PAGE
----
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Across China: A Tibetan dream keeps culture alive

(Xinhua)    19:36, May 05, 2015

XINING, May 5 -- Tenzin Nangshu, an international relations graduate, is building a Chinese cultural dream in his Tibetan hometown in northwest China's Qinghai Province.

Last May, the 28-year-old man opened his hostel Dream Land in Tongren County, in eastern Qinghai, the home of Regong arts and a center of thangka painting.

A traditional wooden structure, Dream Land not only provides tourists with somewhere to stay and decent meal, but Tenzin Nangshu also wants his guests to experience and understand the real culture of his people.

"I don't need to tell anyone what Tibetan culture is. You can see it in every painting on the wall, feel it in the handicrafts in every corner, and find it in the books in the reading room," he said.

When Tibetan arts are mentioned, those who know anything at all think first of thangka painting or patchwork barbola. Tenzin Nangshu wants to show people the vast spectrum of Tibetan crafts, especially those at risk of extinction.

Tenzin Nangshu himself makes boots and drums, skills he learned from local craftsmen. Traditionally, Tibetan families pass on their boots from one generation to the next. They beat their sacred drums only once a year, so market demand is limited and the crafts are in danger of being lost forever.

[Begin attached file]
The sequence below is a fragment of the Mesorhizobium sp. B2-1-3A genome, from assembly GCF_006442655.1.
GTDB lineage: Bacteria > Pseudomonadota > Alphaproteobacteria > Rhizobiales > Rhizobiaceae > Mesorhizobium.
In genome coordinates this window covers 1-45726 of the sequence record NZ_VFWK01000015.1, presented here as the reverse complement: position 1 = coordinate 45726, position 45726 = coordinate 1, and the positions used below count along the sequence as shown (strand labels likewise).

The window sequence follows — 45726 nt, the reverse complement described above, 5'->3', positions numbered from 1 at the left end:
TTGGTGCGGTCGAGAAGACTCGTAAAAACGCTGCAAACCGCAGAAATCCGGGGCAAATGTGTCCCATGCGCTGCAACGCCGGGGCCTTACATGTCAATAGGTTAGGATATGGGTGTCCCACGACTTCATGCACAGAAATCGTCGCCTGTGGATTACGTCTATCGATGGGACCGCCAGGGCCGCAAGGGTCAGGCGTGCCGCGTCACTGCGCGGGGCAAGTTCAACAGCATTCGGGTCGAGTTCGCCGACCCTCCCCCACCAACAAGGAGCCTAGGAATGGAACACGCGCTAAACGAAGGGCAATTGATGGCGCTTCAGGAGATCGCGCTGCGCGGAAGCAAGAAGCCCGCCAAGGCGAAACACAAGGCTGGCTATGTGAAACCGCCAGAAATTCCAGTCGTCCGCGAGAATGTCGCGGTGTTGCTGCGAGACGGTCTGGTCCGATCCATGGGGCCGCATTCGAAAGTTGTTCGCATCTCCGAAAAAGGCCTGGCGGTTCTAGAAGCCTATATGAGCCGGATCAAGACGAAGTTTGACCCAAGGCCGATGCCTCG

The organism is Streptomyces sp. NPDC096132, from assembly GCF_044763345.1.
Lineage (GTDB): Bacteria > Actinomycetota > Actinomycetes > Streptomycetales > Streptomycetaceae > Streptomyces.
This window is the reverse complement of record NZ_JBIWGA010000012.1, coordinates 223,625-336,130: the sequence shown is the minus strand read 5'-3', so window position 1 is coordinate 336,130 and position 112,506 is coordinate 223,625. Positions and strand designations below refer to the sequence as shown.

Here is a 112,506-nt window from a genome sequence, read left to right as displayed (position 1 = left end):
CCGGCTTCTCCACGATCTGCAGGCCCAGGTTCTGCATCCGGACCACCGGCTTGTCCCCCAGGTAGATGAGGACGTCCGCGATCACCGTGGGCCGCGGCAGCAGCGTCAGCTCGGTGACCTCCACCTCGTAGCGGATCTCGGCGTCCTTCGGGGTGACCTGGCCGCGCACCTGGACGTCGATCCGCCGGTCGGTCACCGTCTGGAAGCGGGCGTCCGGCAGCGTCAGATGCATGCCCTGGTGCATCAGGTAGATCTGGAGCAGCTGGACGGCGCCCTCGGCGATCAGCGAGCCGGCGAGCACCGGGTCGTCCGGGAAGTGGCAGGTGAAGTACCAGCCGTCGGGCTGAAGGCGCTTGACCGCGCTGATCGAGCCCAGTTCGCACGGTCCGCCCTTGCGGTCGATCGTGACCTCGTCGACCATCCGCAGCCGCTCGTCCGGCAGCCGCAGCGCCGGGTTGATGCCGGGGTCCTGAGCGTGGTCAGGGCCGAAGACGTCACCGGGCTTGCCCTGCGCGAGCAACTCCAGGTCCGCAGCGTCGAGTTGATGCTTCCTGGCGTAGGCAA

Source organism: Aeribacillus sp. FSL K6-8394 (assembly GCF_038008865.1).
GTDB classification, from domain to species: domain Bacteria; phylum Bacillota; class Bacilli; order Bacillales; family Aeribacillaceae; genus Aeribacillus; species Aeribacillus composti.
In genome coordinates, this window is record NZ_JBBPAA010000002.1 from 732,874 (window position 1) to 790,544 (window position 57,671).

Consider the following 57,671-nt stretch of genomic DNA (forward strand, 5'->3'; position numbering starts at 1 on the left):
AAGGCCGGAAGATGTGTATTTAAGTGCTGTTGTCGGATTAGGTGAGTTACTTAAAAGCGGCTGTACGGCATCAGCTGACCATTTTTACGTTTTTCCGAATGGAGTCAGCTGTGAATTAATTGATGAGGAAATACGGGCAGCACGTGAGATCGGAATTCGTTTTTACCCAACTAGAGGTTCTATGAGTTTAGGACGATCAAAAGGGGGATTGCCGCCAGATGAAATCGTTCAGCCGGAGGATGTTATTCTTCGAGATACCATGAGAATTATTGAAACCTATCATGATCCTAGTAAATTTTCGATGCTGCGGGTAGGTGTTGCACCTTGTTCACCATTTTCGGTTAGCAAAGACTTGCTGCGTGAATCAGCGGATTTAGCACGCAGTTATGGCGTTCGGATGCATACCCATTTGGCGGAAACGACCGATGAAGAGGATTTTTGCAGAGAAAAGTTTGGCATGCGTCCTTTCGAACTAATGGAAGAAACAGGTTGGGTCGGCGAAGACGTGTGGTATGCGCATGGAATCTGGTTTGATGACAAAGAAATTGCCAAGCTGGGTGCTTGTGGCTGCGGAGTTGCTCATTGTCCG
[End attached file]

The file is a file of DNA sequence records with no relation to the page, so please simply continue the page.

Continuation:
"I also make Tibetan boot pendants and small drums. I exhibit them in the hostel and sell them to guests," he said. "I want to protect the arts here, while allowing people to take something special back home."

Attracted by its unique charm, the hostel received around 1,000 tourists each month during peak season, mostly foreigners, monks and young Chinese people seeking peace.

"What I am doing also helps me find the lost part of myself," Tenzin Nangshu said.

A graduate of Beijing International Studies University, Tenzin Nangshu worked as a real estate salesman, stage manager and a peddler of thangka paintings in the capital, but was not happy lost in the megacity.

"I noticed changes in myself and almost forgot my own identity," he said. So he left Beijing after eight years in the city and headed back to his Tibetan hometown to restore that identity.

Tenzin Nangshu has plans to devote himself to the public good. He hopes to teach some local disabled people and orphans traditional skills and showcase their work in his museum-hostel-emporium.

"I belong to where I began. Only in this remote and tranquil land do I really know who I am and where I'm going," he said.

(For the latest China news, Please follow People's Daily on Twitter and Facebook)(Editor:Du Mingming,Bianji)

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